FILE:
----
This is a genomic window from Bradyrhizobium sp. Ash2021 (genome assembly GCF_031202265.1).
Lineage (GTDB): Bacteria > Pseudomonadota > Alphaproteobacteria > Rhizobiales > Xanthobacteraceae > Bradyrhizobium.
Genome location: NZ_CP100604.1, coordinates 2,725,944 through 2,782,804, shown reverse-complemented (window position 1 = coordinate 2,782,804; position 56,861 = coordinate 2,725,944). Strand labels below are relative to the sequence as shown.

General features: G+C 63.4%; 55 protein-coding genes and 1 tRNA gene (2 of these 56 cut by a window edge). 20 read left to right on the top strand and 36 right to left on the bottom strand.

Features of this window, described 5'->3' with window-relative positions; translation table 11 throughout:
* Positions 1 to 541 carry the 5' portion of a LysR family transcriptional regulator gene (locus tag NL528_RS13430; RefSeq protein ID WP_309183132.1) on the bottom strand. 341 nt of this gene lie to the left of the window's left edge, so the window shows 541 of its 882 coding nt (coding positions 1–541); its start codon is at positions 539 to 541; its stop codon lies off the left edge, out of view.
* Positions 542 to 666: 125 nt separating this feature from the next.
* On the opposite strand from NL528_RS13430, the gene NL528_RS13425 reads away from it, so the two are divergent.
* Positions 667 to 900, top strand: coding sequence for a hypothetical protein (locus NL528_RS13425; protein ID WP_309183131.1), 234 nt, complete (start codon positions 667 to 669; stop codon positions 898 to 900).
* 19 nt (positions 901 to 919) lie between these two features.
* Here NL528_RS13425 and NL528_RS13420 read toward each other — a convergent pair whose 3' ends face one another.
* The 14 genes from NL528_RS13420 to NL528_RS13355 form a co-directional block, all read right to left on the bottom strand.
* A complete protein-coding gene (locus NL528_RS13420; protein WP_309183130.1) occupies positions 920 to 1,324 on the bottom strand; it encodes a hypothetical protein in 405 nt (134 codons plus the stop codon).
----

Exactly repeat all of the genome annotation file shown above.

This is a genomic window from Bradyrhizobium sp. Ash2021 (genome assembly GCF_031202265.1).
Lineage (GTDB): Bacteria > Pseudomonadota > Alphaproteobacteria > Rhizobiales > Xanthobacteraceae > Bradyrhizobium.
Genome location: NZ_CP100604.1, coordinates 2,725,944 through 2,782,804, shown reverse-complemented (window position 1 = coordinate 2,782,804; position 56,861 = coordinate 2,725,944). Strand labels below are relative to the sequence as shown.

General features: G+C 63.4%; 55 protein-coding genes and 1 tRNA gene (2 of these 56 cut by a window edge). 20 read left to right on the top strand and 36 right to left on the bottom strand.

Features of this window, described 5'->3' with window-relative positions; translation table 11 throughout:
* Positions 1 to 541 carry the 5' portion of a LysR family transcriptional regulator gene (locus tag NL528_RS13430; RefSeq protein ID WP_309183132.1) on the bottom strand. 341 nt of this gene lie to the left of the window's left edge, so the window shows 541 of its 882 coding nt (coding positions 1–541); its start codon is at positions 539 to 541; its stop codon lies off the left edge, out of view.
* Positions 542 to 666: 125 nt separating this feature from the next.
* On the opposite strand from NL528_RS13430, the gene NL528_RS13425 reads away from it, so the two are divergent.
* Positions 667 to 900, top strand: coding sequence for a hypothetical protein (locus NL528_RS13425; protein ID WP_309183131.1), 234 nt, complete (start codon positions 667 to 669; stop codon positions 898 to 900).
* 19 nt (positions 901 to 919) lie between these two features.
* Here NL528_RS13425 and NL528_RS13420 read toward each other — a convergent pair whose 3' ends face one another.
* The 14 genes from NL528_RS13420 to NL528_RS13355 form a co-directional block, all read right to left on the bottom strand.
* A complete protein-coding gene (locus NL528_RS13420; protein WP_309183130.1) occupies positions 920 to 1,324 on the bottom strand; it encodes a hypothetical protein in 405 nt (134 codons plus the stop codon).